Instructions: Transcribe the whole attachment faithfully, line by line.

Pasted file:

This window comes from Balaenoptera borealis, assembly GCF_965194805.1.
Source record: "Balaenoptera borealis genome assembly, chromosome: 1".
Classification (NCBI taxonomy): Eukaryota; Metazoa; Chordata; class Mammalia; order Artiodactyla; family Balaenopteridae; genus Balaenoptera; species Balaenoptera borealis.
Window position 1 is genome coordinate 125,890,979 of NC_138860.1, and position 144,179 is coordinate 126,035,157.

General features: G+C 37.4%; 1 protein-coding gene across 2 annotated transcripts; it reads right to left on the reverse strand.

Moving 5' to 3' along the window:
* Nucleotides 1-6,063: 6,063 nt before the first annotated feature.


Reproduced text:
This window comes from Balaenoptera borealis, assembly GCF_965194805.1.
Source record: "Balaenoptera borealis genome assembly, chromosome: 1".
Classification (NCBI taxonomy): Eukaryota; Metazoa; Chordata; class Mammalia; order Artiodactyla; family Balaenopteridae; genus Balaenoptera; species Balaenoptera borealis.
Window position 1 is genome coordinate 125,890,979 of NC_138860.1, and position 144,179 is coordinate 126,035,157.

General features: G+C 37.4%; 1 protein-coding gene across 2 annotated transcripts; it reads right to left on the reverse strand.

Moving 5' to 3' along the window:
* Nucleotides 1-6,063: 6,063 nt before the first annotated feature.